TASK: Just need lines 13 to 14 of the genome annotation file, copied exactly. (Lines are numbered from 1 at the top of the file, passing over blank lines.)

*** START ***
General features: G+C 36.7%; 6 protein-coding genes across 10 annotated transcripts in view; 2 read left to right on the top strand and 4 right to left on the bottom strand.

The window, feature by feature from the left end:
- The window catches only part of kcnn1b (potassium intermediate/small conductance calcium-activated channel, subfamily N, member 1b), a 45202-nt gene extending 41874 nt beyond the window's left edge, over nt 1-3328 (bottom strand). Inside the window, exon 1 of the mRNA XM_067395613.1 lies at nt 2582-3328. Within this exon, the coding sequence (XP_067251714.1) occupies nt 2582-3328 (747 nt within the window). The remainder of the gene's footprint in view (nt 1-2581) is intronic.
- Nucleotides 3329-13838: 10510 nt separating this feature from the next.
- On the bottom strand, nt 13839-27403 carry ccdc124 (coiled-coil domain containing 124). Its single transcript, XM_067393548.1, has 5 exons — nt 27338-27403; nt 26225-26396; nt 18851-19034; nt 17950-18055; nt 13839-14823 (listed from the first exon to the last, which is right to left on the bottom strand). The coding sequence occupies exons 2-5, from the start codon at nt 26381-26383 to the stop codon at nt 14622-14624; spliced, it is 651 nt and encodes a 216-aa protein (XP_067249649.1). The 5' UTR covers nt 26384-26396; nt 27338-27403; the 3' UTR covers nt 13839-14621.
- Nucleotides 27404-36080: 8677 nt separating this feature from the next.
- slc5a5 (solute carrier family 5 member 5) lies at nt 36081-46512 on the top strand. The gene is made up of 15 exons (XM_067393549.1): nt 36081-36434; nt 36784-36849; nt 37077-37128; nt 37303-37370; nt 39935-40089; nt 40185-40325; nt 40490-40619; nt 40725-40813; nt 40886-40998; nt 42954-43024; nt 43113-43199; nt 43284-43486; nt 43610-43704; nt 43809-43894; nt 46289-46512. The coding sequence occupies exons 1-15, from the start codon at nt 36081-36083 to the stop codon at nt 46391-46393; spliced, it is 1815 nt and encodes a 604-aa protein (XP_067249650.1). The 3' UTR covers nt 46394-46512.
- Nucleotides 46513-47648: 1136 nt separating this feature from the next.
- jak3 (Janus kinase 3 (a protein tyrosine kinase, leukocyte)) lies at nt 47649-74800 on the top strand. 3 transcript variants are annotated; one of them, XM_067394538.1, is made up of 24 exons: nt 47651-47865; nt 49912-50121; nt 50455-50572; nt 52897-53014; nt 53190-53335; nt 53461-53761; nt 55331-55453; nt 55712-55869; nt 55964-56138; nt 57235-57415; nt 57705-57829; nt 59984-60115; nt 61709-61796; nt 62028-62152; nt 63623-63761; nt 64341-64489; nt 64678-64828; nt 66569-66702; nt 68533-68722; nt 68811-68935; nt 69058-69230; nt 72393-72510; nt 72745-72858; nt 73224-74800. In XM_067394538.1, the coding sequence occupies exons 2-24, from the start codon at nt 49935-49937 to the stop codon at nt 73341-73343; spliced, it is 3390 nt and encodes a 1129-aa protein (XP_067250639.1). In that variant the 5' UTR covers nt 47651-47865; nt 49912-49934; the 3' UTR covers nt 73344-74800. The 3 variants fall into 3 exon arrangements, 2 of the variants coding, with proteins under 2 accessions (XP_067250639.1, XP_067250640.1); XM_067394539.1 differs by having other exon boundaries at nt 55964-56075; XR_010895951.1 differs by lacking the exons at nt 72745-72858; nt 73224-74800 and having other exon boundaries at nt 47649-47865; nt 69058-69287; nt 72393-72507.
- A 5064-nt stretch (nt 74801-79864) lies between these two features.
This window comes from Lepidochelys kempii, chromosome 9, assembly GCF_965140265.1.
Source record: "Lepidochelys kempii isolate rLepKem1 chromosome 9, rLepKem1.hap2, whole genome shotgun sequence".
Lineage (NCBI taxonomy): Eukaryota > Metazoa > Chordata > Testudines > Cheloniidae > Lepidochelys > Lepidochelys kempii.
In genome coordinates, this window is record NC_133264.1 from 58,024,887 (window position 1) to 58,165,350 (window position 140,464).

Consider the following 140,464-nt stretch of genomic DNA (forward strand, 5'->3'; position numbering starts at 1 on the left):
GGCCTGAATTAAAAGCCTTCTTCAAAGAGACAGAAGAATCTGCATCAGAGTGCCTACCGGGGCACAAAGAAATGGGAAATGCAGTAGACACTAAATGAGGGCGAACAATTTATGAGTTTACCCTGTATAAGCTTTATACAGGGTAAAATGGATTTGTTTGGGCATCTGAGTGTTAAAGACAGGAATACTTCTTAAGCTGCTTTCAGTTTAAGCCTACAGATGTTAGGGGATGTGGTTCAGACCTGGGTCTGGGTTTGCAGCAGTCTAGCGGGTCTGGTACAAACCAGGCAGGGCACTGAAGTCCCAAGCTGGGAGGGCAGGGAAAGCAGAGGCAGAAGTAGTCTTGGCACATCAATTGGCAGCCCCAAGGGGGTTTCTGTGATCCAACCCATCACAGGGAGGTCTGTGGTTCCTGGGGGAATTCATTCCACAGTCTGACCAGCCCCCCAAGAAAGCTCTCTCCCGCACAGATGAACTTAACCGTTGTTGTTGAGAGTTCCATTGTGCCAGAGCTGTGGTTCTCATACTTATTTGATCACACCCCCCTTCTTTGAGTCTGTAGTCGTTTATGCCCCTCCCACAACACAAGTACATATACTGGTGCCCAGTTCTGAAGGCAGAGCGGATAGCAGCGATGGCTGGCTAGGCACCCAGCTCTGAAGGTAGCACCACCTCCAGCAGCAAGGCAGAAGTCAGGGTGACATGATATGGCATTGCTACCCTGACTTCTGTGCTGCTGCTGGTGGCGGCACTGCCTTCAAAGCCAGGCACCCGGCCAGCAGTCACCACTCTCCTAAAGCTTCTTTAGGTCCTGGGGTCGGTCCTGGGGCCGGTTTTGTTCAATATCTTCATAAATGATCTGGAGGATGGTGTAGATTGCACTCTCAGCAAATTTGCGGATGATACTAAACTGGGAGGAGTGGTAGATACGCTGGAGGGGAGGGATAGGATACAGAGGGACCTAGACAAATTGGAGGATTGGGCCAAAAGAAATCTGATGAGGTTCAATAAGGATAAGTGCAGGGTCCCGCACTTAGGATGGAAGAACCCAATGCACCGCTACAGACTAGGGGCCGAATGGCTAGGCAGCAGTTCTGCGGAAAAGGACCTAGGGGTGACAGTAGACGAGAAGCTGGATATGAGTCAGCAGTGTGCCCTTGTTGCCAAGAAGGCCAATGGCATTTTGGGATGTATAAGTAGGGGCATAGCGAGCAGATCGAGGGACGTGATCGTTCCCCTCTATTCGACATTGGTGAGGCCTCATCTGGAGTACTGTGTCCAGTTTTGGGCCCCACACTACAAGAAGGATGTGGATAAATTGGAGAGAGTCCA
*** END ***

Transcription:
Lineage (NCBI taxonomy): Eukaryota > Metazoa > Chordata > Testudines > Cheloniidae > Lepidochelys > Lepidochelys kempii.
In genome coordinates, this window is record NC_133264.1 from 58,024,887 (window position 1) to 58,165,350 (window position 140,464).